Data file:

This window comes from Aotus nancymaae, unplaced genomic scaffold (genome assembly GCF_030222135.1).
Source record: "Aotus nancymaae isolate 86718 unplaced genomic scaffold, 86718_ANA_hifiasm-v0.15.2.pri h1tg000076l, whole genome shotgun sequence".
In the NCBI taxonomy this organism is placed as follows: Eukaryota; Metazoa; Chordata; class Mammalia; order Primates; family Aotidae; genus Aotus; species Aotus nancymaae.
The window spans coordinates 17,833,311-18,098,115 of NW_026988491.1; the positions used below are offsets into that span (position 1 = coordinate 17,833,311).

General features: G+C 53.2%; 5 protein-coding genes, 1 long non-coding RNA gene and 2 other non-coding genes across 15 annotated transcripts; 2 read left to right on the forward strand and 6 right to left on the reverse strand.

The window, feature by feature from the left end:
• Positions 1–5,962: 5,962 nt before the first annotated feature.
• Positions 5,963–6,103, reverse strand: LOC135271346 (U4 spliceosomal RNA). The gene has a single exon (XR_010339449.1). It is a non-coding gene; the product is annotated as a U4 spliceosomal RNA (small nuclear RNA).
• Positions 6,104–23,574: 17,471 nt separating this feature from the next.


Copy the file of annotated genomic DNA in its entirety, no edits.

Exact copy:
This window comes from Aotus nancymaae, unplaced genomic scaffold (genome assembly GCF_030222135.1).
Source record: "Aotus nancymaae isolate 86718 unplaced genomic scaffold, 86718_ANA_hifiasm-v0.15.2.pri h1tg000076l, whole genome shotgun sequence".
In the NCBI taxonomy this organism is placed as follows: Eukaryota; Metazoa; Chordata; class Mammalia; order Primates; family Aotidae; genus Aotus; species Aotus nancymaae.
The window spans coordinates 17,833,311-18,098,115 of NW_026988491.1; the positions used below are offsets into that span (position 1 = coordinate 17,833,311).

General features: G+C 53.2%; 5 protein-coding genes, 1 long non-coding RNA gene and 2 other non-coding genes across 15 annotated transcripts; 2 read left to right on the forward strand and 6 right to left on the reverse strand.

The window, feature by feature from the left end:
• Positions 1–5,962: 5,962 nt before the first annotated feature.
• Positions 5,963–6,103, reverse strand: LOC135271346 (U4 spliceosomal RNA). The gene has a single exon (XR_010339449.1). It is a non-coding gene; the product is annotated as a U4 spliceosomal RNA (small nuclear RNA).
• Positions 6,104–23,574: 17,471 nt separating this feature from the next.